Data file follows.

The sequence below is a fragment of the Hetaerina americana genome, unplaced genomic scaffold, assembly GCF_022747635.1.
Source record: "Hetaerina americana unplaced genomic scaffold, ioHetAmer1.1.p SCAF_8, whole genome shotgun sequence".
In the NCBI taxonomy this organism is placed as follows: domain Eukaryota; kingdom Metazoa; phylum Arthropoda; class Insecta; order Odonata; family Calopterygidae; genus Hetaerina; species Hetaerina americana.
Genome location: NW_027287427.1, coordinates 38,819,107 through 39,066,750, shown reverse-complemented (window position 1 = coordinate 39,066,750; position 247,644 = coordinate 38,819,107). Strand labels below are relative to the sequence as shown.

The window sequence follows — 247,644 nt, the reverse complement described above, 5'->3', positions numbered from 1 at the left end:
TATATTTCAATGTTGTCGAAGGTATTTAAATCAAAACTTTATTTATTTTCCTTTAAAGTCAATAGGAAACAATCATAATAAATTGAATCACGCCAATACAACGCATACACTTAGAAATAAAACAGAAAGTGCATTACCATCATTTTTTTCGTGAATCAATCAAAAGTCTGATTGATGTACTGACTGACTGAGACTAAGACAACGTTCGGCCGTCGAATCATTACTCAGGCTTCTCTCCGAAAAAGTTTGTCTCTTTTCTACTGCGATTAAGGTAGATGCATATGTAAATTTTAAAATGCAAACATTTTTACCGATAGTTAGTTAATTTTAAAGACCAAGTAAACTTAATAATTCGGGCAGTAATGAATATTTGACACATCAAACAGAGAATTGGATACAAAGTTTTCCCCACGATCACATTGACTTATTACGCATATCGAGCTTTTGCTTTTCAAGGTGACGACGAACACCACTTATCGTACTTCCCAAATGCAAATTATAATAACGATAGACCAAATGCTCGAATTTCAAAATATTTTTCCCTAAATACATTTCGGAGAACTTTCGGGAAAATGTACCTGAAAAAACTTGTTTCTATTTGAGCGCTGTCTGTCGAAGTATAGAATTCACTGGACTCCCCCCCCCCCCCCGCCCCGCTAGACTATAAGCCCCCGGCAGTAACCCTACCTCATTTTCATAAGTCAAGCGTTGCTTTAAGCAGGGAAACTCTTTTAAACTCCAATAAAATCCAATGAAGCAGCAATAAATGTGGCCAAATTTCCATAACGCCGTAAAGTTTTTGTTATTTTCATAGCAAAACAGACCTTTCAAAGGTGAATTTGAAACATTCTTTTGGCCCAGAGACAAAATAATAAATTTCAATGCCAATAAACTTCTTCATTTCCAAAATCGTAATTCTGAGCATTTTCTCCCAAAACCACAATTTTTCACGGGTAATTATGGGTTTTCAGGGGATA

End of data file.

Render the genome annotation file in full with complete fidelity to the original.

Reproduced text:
The sequence below is a fragment of the Hetaerina americana genome, unplaced genomic scaffold, assembly GCF_022747635.1.
Source record: "Hetaerina americana unplaced genomic scaffold, ioHetAmer1.1.p SCAF_8, whole genome shotgun sequence".
In the NCBI taxonomy this organism is placed as follows: domain Eukaryota; kingdom Metazoa; phylum Arthropoda; class Insecta; order Odonata; family Calopterygidae; genus Hetaerina; species Hetaerina americana.
Genome location: NW_027287427.1, coordinates 38,819,107 through 39,066,750, shown reverse-complemented (window position 1 = coordinate 39,066,750; position 247,644 = coordinate 38,819,107). Strand labels below are relative to the sequence as shown.

The window sequence follows — 247,644 nt, the reverse complement described above, 5'->3', positions numbered from 1 at the left end:
TATATTTCAATGTTGTCGAAGGTATTTAAATCAAAACTTTATTTATTTTCCTTTAAAGTCAATAGGAAACAATCATAATAAATTGAATCACGCCAATACAACGCATACACTTAGAAATAAAACAGAAAGTGCATTACCATCATTTTTTTCGTGAATCAATCAAAAGTCTGATTGATGTACTGACTGACTGAGACTAAGACAACGTTCGGCCGTCGAATCATTACTCAGGCTTCTCTCCGAAAAAGTTTGTCTCTTTTCTACTGCGATTAAGGTAGATGCATATGTAAATTTTAAAATGCAAACATTTTTACCGATAGTTAGTTAATTTTAAAGACCAAGTAAACTTAATAATTCGGGCAGTAATGAATATTTGACACATCAAACAGAGAATTGGATACAAAGTTTTCCCCACGATCACATTGACTTATTACGCATATCGAGCTTTTGCTTTTCAAGGTGACGACGAACACCACTTATCGTACTTCCCAAATGCAAATTATAATAACGATAGACCAAATGCTCGAATTTCAAAATATTTTTCCCTAAATACATTTCGGAGAACTTTCGGGAAAATGTACCTGAAAAAACTTGTTTCTATTTGAGCGCTGTCTGTCGAAGTATAGAATTCACTGGACTCCCCCCCCCCCCCCGCCCCGCTAGACTATAAGCCCCCGGCAGTAACCCTACCTCATTTTCATAAGTCAAGCGTTGCTTTAAGCAGGGAAACTCTTTTAAACTCCAATAAAATCCAATGAAGCAGCAATAAATGTGGCCAAATTTCCATAACGCCGTAAAGTTTTTGTTATTTTCATAGCAAAACAGACCTTTCAAAGGTGAATTTGAAACATTCTTTTGGCCCAGAGACAAAATAATAAATTTCAATGCCAATAAACTTCTTCATTTCCAAAATCGTAATTCTGAGCATTTTCTCCCAAAACCACAATTTTTCACGGGTAATTATGGGTTTTCAGGGGATA